excluded), [7] divides the decision approaches to pro-
curement into two groups: Mathematical modeling and
classification. The first one entails cost minimization or
modeling based on statistical distributions or failure rates,
while the second one does different ways to classify spare
parts to homogeneous classes, having an individual pro-
curement strategy for each of them. [7] notes that classifi-
cation is also important when using mathematical models
in purchasing decisions or control parameter choice, so the
two are not mutually exclusive.
Among the mathematical models, the cost minimizing
approach to procurement is more common. [8] contains
well-known cost minimizing strategies that produce or-
dering quantities and order time-points as output. The
most popular ones are Economic Order Quantities, Peri-
odic Order Quantities, Part Period Balancing or McLaren’s
Order Moment. Although theoretically elaborate, they
depend heavily on demand forecast and on-going reor-
dering strategies, which are not applicable to the final
phase of a service part. [9] study the problem of determin-
ing the optimal service inventory level for a multi-echelon
repairable-item inventory system which has several bases
with a central depot. When an item fails, it is dispatched to
a repair facility and a service, if available, is plugged in
immediately. An optimal algorithm is developed to find
the spares level that minimizes the total expected cost and
simultaneously satisfies a specified service rate.
These research works differ from the work of this pa-
per in that they do not incorporate the cost effects poste-
rior to the EOL service of the product. The proposed re-
search in this paper is unique in two aspects. First, it
proposes the theoretical framework and solution method
for the Lastbuy model in determining the optimal order
quantity based on the economic criterion. Second, the
proposed method is then applied to an on-going real
world problem of S Electronics.
3. Two Lastbuy Economic Models
Cost factors of the proposed Lastbuy economic models
(Figure 1) are classified as order cost, inventory cost,
shortage cost, and good-will cost. These cost factors
should be considered until the guarantee of the supply
period. Tabl e 1 shows the notations and symbols of cost
terms. Each cost term is determined by a variety of fac-
tors. For example, the inventory cost per unit is affected
by the size of product while the shortage cost per unit is
affected by the good-will cost.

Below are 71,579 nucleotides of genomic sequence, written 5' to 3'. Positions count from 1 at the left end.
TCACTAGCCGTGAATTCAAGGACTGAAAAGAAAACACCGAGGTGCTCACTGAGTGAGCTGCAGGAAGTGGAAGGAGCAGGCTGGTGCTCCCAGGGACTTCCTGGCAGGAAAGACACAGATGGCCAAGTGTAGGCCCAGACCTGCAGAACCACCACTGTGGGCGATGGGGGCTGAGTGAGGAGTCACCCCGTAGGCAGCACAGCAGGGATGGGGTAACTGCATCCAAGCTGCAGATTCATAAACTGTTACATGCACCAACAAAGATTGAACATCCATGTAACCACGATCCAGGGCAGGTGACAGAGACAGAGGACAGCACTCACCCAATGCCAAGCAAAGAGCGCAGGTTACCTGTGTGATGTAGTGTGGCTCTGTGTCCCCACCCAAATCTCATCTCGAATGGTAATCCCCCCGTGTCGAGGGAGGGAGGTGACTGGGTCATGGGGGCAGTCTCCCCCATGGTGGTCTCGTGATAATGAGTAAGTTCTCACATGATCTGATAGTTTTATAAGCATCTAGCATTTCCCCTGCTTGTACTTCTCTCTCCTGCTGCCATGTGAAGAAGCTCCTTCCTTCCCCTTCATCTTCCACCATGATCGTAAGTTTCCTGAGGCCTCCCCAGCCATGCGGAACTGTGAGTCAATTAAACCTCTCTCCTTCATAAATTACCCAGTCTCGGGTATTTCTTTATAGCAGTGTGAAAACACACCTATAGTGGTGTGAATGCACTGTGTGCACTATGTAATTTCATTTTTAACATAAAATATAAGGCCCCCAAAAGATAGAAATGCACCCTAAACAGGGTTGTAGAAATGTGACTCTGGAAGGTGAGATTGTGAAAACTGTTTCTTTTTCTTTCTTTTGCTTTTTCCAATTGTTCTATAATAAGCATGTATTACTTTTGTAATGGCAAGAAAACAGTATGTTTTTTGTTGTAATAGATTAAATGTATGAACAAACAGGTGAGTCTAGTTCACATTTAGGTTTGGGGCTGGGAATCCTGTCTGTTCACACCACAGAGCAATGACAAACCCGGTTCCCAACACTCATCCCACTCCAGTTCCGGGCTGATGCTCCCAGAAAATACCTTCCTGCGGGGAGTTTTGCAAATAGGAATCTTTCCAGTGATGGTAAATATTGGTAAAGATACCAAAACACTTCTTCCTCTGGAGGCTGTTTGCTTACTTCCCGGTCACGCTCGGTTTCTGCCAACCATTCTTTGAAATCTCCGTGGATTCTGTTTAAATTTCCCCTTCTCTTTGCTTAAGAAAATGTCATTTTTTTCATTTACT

Table 1. Cost factors of the economic models.
Cost Factors Descriptions Cost Notations
ORDERING COST Price of one unit of the part in order cl
RE-ORDERING COST Price of one unit of the re-order part cr
INVENTORY COST Cost of holding one part of the part in stock including capital, warehousing,
depreciation, insurance, taxation, obsolescence, and shrinkage costs.
SHORTAGE COST Loss of profit per unit of the part from lost sales, and loss of future profit due to loss of goodwill cs
FIXED RE-ORDER COST Fixed cost associated with a re-order of the part including the setup cost for a
production line to produce a batch of parts discontinued fc
Figure 1. Description of the Lastbuy economic model.
Copyright © 2012 SciRes. AJIBM
Development of Economic Models for EOL Service Parts Control
Definitions of the economic model terms are given in
Table 2 Part demand quantity during period t is based on
part reliability and a number of parts currently being in
use by customers. We assume that this part demand D(t)
at t follows a Poisson distribution with mean μD(t), which
is commonly used in reliability engineering [10]. Since
parts are reliable and the number of parts in use is large,
we approximate the Poisson distribution with a normal
distribution with mean μD(t) and variance
. Note
that the variance value equals the mean value for a Pois-
son distribution.
However, this normal distribution requires some
modification since part demand can not take on a nega-
tive value. The modified normal distribution is given as
Dt F
This distribution takes on a positive discrete probabil-
ity that D(t) = 0, i.e., that no part fails in “t” point. Since
the Poisson distribution cannot take on a negative num-
ber, this modified normal distribution better approxi-
mates the Poisson distribution.
There are three assumptions for developing economic
models for the Lastbuy problem. First, a product (assem-
bly) consists of several (components) parts and the
probability that multiple parts in a product fail in the
same t point is negligible. Second, any part shortage is
not recovered in the later period (i.e., no backlogging is
allowed). Third, the Lastbuy decision is made at the be-
ginning of each period and the order is supplied within
the given period. This allows us to eliminate a lead time
factor. It is told by the field managers that these assump-